When Louis Blériot became the first person to fly across the English Channel in 1909, Europe began to see the value of airplanes in the military. Blériot created several versions of the plane with different engines and seating configurations including 1, 2, and 3 person models.
The Blériot XI was a monoplane which relied on warping of the wings instead of ailerons to control roll. The entire rudder rotated so there was no vertical stabilizer. This configuration dominated aircraft design for several years and can be seen in later aircraft like the Morane-Saulnier L and the Fokker E series.
The Blériot was used in both Balkan Wars in 1912 & 1913. By the time World War I began, most air forces in Europe were flying the Blériot, including France, Great Britain, Italy, Belgium, Serbia, Romania, Russia, and the Ottoman Empire.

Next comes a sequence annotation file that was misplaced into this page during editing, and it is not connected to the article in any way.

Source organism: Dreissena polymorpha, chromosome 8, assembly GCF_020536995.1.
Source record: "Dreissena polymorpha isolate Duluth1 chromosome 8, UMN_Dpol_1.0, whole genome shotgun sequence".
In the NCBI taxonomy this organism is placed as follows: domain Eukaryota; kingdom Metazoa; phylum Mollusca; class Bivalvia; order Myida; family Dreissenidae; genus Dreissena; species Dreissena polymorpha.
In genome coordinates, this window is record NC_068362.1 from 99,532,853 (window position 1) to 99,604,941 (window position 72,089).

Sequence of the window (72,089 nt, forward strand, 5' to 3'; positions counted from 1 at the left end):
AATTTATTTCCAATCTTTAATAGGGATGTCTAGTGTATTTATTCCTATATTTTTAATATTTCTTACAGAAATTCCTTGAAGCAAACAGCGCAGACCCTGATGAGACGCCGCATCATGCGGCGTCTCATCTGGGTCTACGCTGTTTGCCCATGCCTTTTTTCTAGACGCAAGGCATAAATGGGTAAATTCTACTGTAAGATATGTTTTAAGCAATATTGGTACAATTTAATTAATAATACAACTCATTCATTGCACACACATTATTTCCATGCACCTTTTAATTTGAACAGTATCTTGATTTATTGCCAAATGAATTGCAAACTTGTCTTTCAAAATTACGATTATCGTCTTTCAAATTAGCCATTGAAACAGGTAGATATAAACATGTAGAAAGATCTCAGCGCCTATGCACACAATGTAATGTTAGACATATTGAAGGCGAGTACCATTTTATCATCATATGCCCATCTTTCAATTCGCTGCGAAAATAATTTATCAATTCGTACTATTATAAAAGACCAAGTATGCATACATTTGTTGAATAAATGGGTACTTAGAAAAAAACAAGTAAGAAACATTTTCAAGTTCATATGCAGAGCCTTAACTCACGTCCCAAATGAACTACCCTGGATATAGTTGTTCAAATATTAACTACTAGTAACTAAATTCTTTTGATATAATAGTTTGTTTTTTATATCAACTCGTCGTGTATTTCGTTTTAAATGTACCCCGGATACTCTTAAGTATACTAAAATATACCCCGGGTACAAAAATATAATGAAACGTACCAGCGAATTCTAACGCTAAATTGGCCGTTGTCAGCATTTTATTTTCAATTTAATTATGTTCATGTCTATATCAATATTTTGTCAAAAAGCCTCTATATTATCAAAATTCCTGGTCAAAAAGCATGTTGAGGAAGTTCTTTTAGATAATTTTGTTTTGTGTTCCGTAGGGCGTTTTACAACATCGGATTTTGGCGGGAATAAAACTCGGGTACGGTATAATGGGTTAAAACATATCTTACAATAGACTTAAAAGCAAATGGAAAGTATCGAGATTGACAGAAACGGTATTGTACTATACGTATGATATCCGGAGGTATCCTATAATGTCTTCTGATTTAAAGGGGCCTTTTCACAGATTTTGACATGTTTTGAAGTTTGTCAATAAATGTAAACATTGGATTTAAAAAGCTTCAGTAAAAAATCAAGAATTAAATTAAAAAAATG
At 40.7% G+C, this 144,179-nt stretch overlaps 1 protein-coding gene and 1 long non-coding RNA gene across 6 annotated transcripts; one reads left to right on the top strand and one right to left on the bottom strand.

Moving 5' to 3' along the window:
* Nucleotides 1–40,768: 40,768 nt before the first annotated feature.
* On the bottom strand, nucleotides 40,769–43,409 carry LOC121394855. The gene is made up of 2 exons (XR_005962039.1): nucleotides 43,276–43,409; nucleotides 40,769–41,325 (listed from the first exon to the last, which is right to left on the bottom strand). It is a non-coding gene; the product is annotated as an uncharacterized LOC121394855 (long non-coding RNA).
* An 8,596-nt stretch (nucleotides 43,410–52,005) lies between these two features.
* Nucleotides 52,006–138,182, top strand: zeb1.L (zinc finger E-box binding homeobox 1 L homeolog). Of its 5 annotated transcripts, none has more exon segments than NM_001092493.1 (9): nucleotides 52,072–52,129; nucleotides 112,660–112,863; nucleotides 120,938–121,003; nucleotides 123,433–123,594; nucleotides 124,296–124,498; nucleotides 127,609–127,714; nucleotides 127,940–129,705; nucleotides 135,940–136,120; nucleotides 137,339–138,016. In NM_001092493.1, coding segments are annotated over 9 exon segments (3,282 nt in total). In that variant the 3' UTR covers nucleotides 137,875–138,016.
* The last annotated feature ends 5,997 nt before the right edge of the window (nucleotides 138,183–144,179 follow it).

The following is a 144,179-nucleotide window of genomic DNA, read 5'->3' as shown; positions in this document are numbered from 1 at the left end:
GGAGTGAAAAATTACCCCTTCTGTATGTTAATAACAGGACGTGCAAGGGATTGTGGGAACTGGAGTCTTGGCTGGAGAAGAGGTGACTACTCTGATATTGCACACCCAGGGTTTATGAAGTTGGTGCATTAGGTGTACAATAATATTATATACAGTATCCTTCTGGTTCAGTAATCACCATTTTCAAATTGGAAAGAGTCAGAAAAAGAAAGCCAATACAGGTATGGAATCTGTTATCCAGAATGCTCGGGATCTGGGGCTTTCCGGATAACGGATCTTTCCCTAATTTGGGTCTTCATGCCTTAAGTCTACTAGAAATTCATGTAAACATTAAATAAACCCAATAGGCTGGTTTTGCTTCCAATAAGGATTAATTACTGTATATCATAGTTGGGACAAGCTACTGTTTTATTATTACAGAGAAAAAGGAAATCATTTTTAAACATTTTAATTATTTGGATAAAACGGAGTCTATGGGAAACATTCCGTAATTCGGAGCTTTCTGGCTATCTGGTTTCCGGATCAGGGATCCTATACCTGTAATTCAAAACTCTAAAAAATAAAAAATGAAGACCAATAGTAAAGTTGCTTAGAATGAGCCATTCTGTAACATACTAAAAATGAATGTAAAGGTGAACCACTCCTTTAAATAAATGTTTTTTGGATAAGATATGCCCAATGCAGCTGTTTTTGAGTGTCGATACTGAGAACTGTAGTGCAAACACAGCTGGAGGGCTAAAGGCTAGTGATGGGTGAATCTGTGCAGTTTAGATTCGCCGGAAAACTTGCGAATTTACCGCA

|Country of Manufacture||France|
|First Year of Service||1911|
|Wing Span||33 ft 11 in | 10.33 m|
|Length||27 ft 10 in | 8.48 m|
|Height||8 ft 5 in | 2.65 m|
|Weight||660 lbs | 300 kg|
|Engine||Gnôme 7 cylinder air-cooled rotary engine, 50hp|
|Top Speed||66 mph | 106 km/h|
|Range||50 miles | 80 km|